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SPMS patient pointing at tablet and showing doctor

Multiple Sclerosis (MS) is not a one-size-fits-all condition and is thought of as a spectrum which people tend to move across throughout their lives. Often, people with MS are diagnosed with the relapsing remitting form (RRMS)1, which is the most common phase of MS. However, symptoms can change or you might start having new or different symptoms as time goes on. This may be a sign you are transitioning towards secondary progressive MS (SPMS)2. It is called ‘secondary’ because this is the phase after the relapsing remitting phase3.

With SPMS, symptoms and disability gradually worsen over time2. Usually these changes are slow but it is important to look out for any signs of worsening or changes in your symptoms and to discuss this with your MS medical team in order to receive the best care possible4.

Due to these changes being slow and gradual, recognizing when MS moves from a relapsing type to secondary progressive is not always straightforward. There is also no way of detecting SPMS on an MRI and, therefore, monitoring changes in symptoms is the most effective way to detect it early2. This early diagnosis and detection is crucial to ensuring you receive the right care from your MS team, which could possibly lead to slowing down the rate of progression5. There are signs worth looking out for in order to get an early diagnosis:

Relapses: 

People with SPMS typically experience fewer relapses than those with other types of MS or may find they don’t have them at all6. To be diagnosed with SPMS, disability levels need to increase independently of any relapses that occur2. Therefore, it is really important to track your relapses and make sure you accurately record the dates.

Symptoms: 

There are a wide range of possible symptoms you may experience in the early stages of SPMS. These can include4

  • Increased fatigue and feeling exhausted
  • Difficulty with bladder control
  • Difficulty walking, with more reliance on walking aids

There is also a possibility of changes to invisible symptoms such as:

  • Cognitive changes, such as memory issues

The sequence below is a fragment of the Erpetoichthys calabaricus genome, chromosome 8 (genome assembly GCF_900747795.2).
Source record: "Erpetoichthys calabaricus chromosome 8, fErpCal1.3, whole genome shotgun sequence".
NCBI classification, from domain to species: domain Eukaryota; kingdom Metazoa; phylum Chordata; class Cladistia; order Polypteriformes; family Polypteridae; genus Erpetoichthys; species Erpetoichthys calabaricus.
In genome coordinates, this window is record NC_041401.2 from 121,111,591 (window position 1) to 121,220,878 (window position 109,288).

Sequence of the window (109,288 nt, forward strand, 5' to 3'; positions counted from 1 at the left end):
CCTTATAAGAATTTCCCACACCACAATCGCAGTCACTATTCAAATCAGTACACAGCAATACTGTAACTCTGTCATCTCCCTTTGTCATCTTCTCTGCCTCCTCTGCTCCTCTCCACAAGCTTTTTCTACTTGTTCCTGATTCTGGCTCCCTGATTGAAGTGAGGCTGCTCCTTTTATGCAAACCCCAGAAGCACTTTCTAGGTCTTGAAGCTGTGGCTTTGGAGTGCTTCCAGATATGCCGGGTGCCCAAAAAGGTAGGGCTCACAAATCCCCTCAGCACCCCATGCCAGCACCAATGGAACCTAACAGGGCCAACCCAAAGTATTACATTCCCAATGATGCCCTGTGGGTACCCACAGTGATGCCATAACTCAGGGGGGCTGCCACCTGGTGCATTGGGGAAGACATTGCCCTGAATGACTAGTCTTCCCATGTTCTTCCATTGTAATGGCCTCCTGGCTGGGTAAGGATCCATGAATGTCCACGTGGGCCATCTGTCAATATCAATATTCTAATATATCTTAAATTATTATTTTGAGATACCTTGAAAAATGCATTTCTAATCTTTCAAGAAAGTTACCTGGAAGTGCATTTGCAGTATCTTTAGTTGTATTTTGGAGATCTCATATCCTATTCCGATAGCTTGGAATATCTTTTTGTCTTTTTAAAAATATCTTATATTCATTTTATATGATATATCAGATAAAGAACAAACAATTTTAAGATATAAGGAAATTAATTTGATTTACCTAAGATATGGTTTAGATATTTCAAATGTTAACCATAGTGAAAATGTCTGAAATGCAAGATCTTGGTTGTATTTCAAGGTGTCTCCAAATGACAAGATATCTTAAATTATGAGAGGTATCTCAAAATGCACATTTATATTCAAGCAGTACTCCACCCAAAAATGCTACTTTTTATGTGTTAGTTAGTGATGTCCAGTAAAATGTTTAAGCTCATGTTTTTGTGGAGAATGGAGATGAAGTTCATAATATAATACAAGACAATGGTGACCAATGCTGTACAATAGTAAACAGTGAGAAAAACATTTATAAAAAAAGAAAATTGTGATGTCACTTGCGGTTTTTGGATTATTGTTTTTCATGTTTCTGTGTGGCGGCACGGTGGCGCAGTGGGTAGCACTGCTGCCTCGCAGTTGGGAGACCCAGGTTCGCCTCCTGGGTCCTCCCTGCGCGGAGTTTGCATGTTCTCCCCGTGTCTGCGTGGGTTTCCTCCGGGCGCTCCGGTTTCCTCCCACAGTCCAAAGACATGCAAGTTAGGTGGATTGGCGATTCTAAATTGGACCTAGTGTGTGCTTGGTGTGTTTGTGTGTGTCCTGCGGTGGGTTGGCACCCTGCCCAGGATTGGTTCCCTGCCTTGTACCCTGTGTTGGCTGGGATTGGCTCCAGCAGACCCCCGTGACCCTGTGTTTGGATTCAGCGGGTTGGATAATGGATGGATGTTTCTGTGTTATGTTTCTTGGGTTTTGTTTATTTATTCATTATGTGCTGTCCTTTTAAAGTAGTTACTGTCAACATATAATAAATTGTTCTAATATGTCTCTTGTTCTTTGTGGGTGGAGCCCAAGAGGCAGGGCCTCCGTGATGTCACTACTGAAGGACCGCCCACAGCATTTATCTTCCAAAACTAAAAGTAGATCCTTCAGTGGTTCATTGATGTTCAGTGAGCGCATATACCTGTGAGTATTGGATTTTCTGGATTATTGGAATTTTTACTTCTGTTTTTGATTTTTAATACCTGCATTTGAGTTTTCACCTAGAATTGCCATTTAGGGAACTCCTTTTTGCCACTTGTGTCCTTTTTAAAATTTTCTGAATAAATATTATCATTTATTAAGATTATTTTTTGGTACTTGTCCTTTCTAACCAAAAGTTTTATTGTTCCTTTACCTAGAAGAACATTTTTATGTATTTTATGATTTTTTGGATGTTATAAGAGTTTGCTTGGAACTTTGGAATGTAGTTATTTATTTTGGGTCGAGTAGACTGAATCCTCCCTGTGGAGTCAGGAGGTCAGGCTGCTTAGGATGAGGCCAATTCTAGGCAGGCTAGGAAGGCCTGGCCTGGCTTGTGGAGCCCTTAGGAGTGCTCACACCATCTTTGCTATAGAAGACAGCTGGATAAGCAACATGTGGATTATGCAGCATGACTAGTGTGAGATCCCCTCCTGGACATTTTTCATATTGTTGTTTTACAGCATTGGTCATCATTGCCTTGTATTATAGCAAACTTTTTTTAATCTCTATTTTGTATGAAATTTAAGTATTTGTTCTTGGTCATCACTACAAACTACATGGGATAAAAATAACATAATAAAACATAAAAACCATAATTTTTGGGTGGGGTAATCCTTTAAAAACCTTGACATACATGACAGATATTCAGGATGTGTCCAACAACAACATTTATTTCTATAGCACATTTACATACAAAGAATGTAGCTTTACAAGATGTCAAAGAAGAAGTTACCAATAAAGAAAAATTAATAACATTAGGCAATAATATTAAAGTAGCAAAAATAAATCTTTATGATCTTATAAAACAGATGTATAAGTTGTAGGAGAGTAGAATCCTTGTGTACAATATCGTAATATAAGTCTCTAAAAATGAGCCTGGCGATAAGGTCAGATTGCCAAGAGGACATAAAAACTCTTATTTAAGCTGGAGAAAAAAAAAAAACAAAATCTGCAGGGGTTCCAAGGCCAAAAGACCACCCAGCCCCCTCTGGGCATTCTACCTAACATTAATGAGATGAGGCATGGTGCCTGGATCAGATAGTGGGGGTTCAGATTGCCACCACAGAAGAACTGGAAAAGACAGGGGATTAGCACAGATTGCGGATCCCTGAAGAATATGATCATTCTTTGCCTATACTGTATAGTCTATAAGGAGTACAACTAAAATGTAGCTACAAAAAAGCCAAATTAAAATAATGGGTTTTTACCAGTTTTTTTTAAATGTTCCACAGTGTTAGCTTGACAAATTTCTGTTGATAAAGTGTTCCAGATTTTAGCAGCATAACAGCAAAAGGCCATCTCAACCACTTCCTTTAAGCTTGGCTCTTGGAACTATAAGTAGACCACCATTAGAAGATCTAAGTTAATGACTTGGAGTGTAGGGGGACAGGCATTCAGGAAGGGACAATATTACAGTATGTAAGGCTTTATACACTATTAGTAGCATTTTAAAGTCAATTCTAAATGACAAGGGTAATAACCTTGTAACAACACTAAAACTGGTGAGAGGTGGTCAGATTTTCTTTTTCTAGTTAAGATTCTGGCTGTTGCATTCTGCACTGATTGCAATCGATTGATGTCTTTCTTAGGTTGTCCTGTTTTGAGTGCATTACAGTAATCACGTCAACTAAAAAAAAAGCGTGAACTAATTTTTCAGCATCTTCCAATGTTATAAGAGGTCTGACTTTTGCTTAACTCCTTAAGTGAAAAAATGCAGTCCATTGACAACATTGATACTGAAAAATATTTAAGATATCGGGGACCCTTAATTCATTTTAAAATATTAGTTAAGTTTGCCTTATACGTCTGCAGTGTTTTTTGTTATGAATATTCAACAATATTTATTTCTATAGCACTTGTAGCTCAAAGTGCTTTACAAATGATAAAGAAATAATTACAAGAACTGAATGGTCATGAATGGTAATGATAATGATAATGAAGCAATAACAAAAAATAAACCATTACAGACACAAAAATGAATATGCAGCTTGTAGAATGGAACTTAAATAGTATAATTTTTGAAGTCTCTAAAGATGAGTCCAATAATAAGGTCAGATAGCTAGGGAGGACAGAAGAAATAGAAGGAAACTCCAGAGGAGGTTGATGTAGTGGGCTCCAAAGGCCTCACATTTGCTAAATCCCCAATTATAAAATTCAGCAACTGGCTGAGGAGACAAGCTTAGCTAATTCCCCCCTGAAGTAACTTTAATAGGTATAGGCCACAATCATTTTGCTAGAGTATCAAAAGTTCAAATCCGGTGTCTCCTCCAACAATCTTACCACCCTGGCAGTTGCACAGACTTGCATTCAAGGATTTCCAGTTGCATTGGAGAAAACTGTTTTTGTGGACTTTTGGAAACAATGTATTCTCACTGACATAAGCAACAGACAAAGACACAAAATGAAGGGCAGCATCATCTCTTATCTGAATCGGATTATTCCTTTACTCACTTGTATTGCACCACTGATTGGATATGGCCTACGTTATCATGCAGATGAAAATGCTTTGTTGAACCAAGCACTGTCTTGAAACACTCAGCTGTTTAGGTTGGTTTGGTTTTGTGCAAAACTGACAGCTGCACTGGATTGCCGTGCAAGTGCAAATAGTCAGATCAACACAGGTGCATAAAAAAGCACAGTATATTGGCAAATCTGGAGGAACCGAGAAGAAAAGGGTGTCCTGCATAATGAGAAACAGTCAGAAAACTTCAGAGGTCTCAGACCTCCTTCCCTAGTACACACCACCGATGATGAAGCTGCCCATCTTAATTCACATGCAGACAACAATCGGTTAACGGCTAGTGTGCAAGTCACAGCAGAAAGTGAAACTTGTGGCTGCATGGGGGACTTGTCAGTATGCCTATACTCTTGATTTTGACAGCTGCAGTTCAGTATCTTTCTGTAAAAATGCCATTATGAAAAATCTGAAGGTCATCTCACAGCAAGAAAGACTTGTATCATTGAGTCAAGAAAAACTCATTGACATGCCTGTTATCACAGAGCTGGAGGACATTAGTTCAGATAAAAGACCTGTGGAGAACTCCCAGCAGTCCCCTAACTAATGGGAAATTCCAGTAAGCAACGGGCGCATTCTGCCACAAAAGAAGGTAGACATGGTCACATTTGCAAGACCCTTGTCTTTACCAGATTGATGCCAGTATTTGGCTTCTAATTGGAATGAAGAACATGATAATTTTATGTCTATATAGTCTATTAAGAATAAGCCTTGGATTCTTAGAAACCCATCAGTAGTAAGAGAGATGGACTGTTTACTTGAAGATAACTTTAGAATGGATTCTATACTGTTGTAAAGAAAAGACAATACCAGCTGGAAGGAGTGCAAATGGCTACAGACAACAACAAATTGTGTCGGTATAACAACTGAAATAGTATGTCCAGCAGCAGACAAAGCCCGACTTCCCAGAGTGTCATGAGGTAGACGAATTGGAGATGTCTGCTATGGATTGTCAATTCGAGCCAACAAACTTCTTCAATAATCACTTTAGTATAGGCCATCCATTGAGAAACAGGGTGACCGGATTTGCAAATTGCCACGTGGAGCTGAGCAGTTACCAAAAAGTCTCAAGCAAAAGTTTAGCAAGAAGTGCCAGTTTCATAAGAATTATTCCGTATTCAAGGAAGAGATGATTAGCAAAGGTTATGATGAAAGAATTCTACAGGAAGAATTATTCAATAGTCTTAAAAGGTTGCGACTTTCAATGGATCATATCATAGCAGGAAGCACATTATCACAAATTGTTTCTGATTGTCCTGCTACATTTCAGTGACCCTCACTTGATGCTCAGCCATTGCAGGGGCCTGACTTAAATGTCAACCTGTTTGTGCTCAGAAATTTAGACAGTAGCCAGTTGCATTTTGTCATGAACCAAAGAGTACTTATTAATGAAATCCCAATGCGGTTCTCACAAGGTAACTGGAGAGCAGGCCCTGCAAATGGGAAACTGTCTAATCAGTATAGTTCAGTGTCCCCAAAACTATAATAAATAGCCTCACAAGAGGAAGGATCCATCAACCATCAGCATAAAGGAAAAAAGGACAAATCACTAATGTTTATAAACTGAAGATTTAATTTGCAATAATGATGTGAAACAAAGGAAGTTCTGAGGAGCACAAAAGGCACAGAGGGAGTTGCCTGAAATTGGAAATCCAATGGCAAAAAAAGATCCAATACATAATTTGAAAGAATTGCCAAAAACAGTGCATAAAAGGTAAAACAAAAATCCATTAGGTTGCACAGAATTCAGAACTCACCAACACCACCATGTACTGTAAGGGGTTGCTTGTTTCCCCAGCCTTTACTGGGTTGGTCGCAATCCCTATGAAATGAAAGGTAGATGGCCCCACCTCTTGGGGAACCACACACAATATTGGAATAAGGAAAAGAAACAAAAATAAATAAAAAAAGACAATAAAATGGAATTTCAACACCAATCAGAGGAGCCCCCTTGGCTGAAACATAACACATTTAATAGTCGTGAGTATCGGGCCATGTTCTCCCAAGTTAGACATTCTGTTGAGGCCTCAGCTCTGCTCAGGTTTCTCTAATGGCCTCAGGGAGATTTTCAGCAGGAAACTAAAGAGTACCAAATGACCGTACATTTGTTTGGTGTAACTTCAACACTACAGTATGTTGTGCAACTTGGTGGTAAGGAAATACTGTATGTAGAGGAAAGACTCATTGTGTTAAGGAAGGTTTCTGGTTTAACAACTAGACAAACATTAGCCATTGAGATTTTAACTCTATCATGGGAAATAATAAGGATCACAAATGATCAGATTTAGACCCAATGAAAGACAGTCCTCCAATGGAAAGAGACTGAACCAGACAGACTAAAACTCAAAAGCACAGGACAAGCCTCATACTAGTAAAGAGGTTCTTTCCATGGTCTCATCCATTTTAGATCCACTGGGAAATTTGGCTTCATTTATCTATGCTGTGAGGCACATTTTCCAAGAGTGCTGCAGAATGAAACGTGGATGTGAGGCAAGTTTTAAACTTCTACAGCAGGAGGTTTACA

• Vision problems
  • Pain

These invisible symptoms can be harder to spot, but may be important signs of progression5. It is sometimes difficult to notice these changes yourself and it can therefore be helpful for family and friends to spot these symptoms with you. 

Non-MS factors:

There are other factors which can impact your MS. These can include: the weather, stress levels, time of year, exercise and diet2. Therefore, it is important to also keep a note of these external factors which may be affecting you in ways you didn’t realize.  

It will take time to understand the changes in your MS and to receive a full SPMS diagnosis. Because the only way to receive this confirmation is through experience, often the diagnosis comes with the benefit of hindsight5. Make sure you track all changes and discuss these with your MS medical team to ensure you receive the best care possible. 

 

References:

  1. Multiple Sclerosis International Federation. Atlas of MS 2013. Available at: http://msif.org/wp-content/uploads/2014/09/Atlas-of-MS.pdf. Accessed November 2020
  2. MS Trust. Types of MS. Available at: https://www.mstrust.org.uk/about-ms/what-ms/types-ms. Accessed November 2020
  3. MS Trust. Secondary progressive MS. Available at: https://support.mstrust.org.uk/file/SPMS-A5-Booklet-Oct-2018-FINAL-WEB.pdf. Accessed November 2020
  4. National MS Society. Secondary progressive MS. Available at: https://www.nationalmssociety.org/What-is-MS/Types-of-MS/Secondary-progressive-MS. Accessed November 2020
  5. Thrower, B. (2007). Clinically isolated syndromes: Predicting and delaying multiple sclerosis. Neurology, 68(Issue 24, Supplement 4), pp.S12-S15.
  6. MS Trust. Secondary Progressive MS. Available at: https://www.mstrust.org.uk/a-z/secondary-progressive-ms. Accessed November 2020.
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